Experts from several leading universities and zoological institutions have urged the Government to reconsider highly controversial badger culling plans.
The scheme, which aims to tackle bovine TB, has outraged animal rights activists. They now appear to have high profile support, however, with over 30 of the UK's leading animal disease experts writing an open letter to the Observer which claims the cull could in fact increase the TB problem.
Among the signatories are the president of the Zoological Society of London, Professor Sir Patrick Bateson, Professor Lord Krebs, a world expert in zoology who commissioned research into whether culling badgers will stop the animals spreading cattle disease. Professors from Oxbridge and Imperial College London have also signed.
The letter states: "The Government's TB-control policy for England includes licensing farmers to cull badgers. As scientists with expertise in managing wildlife and wildlife diseases, we believe the complexities of TB transmission mean that licensed culling risks increasing cattle TB rather than reducing it.
"Even if such increases do not materialise, the Government predicts only limited benefits, insufficient to offset the costs for either farmers or taxpayers."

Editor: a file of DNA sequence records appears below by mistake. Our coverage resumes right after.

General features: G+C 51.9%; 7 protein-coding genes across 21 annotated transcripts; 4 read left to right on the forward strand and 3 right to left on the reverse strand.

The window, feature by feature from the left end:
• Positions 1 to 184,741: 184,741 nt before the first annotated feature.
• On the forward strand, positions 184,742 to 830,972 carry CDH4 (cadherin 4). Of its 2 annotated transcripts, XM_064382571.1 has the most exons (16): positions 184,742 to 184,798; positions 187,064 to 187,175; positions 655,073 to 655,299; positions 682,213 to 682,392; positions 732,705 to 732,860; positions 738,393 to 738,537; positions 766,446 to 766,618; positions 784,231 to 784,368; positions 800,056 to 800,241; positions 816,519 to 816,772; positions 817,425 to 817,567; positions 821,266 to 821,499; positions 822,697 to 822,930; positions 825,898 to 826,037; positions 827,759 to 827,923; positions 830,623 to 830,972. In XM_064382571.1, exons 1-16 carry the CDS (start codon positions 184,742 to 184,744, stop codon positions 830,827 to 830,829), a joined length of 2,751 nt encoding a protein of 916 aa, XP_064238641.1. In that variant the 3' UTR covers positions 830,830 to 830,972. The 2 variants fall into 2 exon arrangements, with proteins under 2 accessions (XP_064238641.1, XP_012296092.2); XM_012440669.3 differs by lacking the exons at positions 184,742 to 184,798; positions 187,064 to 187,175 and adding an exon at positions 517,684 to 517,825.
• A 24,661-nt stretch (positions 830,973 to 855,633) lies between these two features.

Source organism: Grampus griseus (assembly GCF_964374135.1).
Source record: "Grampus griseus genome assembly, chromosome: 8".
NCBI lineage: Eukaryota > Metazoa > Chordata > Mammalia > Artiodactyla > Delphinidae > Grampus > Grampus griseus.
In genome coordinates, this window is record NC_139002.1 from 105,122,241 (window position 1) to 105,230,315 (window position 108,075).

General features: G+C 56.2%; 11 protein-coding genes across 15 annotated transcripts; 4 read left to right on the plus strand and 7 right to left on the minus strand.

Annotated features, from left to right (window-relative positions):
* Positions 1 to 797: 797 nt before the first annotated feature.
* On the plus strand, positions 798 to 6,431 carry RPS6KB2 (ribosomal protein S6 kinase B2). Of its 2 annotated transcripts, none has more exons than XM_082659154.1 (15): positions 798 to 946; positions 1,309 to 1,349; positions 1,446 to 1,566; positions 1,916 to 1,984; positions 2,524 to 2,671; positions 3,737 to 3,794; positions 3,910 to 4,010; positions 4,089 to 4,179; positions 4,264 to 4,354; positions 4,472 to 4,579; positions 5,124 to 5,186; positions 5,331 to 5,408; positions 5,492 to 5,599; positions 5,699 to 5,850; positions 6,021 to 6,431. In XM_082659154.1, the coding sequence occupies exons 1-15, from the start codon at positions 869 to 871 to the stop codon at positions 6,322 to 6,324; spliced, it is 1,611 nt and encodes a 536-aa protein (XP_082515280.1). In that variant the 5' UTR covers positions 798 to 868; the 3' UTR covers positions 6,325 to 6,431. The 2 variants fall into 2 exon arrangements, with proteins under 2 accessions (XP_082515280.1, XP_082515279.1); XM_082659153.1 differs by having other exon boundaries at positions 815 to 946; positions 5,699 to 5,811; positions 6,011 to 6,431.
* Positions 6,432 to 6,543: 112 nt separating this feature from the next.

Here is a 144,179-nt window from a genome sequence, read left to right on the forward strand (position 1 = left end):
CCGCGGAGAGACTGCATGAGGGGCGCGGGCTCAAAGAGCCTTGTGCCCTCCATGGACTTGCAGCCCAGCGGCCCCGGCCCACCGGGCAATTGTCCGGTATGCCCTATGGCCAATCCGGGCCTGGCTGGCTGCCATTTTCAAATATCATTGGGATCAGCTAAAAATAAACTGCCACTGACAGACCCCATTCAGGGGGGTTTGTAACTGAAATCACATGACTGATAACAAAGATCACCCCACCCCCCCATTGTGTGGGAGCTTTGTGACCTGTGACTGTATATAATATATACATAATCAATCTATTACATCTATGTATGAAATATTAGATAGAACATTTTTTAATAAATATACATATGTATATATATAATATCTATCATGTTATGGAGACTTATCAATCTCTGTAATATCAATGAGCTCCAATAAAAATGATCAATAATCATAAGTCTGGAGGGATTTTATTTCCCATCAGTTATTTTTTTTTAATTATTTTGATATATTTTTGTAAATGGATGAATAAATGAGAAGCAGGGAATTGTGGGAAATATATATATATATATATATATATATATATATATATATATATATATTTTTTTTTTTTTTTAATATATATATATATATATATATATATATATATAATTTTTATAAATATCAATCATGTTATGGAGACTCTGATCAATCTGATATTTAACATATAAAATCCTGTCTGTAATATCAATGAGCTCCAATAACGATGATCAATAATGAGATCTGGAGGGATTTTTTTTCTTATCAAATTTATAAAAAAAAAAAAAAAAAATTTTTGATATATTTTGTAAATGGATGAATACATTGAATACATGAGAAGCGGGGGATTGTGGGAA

The letter continues: "Unfortunately, the imminent pilot culls are too small and too short term to measure the impacts of licensed culling on cattle TB before a wider roll-out of the approach.
"The necessarily stringent licensing conditions mean that many TB-affected areas of England will remain ineligible for such culling. We are concerned that badger culling risks becoming a costly distraction from nationwide TB control."
The letter follows comments on Friday by David Heath, minister of state for agriculture and food, who said the cull would be a "contribution towards bearing down on the disease".
"The evidence that we have, the scientific support we have, suggests that a cull of the sort that we are proposing would be a contribution towards bearing down on the disease," he said.
"It's not the answer in itself, there are lots of other things that we have to do - we have to continually improve bio-security, we have to continually make sure that we reduce cattle-to-cattle infection - but as part of a tool box of things that we can do, this is certainly an effective part."
Some 26,000 cattle were slaughtered as a result of the disease last year, the pilot culls in the chosen areas of west Somerset and Gloucestershire would potentially see 500 to 800 badgers killed each year in each of those areas.